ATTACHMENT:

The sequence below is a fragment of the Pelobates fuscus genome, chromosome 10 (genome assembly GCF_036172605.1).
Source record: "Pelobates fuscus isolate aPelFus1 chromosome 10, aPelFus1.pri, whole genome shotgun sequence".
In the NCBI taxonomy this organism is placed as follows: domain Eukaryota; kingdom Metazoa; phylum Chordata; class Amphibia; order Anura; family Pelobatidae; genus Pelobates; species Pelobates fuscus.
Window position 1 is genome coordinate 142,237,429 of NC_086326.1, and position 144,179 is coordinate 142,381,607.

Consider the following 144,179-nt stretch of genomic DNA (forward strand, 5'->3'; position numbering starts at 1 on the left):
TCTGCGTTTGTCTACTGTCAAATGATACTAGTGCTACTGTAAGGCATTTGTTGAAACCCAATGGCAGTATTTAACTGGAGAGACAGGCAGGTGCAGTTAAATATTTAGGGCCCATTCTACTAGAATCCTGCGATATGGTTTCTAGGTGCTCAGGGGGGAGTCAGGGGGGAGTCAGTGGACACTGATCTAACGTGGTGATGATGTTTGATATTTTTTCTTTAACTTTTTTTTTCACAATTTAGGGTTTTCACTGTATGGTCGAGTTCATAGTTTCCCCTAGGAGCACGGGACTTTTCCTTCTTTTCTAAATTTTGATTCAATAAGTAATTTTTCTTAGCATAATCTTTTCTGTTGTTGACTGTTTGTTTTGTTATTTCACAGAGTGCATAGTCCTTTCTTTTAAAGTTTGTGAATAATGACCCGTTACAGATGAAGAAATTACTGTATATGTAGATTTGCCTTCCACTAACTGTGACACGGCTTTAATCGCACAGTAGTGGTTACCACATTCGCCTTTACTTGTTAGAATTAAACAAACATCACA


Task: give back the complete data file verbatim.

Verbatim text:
The sequence below is a fragment of the Pelobates fuscus genome, chromosome 10 (genome assembly GCF_036172605.1).
Source record: "Pelobates fuscus isolate aPelFus1 chromosome 10, aPelFus1.pri, whole genome shotgun sequence".
In the NCBI taxonomy this organism is placed as follows: domain Eukaryota; kingdom Metazoa; phylum Chordata; class Amphibia; order Anura; family Pelobatidae; genus Pelobates; species Pelobates fuscus.
Window position 1 is genome coordinate 142,237,429 of NC_086326.1, and position 144,179 is coordinate 142,381,607.

Consider the following 144,179-nt stretch of genomic DNA (forward strand, 5'->3'; position numbering starts at 1 on the left):
TCTGCGTTTGTCTACTGTCAAATGATACTAGTGCTACTGTAAGGCATTTGTTGAAACCCAATGGCAGTATTTAACTGGAGAGACAGGCAGGTGCAGTTAAATATTTAGGGCCCATTCTACTAGAATCCTGCGATATGGTTTCTAGGTGCTCAGGGGGGAGTCAGGGGGGAGTCAGTGGACACTGATCTAACGTGGTGATGATGTTTGATATTTTTTCTTTAACTTTTTTTTTCACAATTTAGGGTTTTCACTGTATGGTCGAGTTCATAGTTTCCCCTAGGAGCACGGGACTTTTCCTTCTTTTCTAAATTTTGATTCAATAAGTAATTTTTCTTAGCATAATCTTTTCTGTTGTTGACTGTTTGTTTTGTTATTTCACAGAGTGCATAGTCCTTTCTTTTAAAGTTTGTGAATAATGACCCGTTACAGATGAAGAAATTACTGTATATGTAGATTTGCCTTCCACTAACTGTGACACGGCTTTAATCGCACAGTAGTGGTTACCACATTCGCCTTTACTTGTTAGAATTAAACAAACATCACA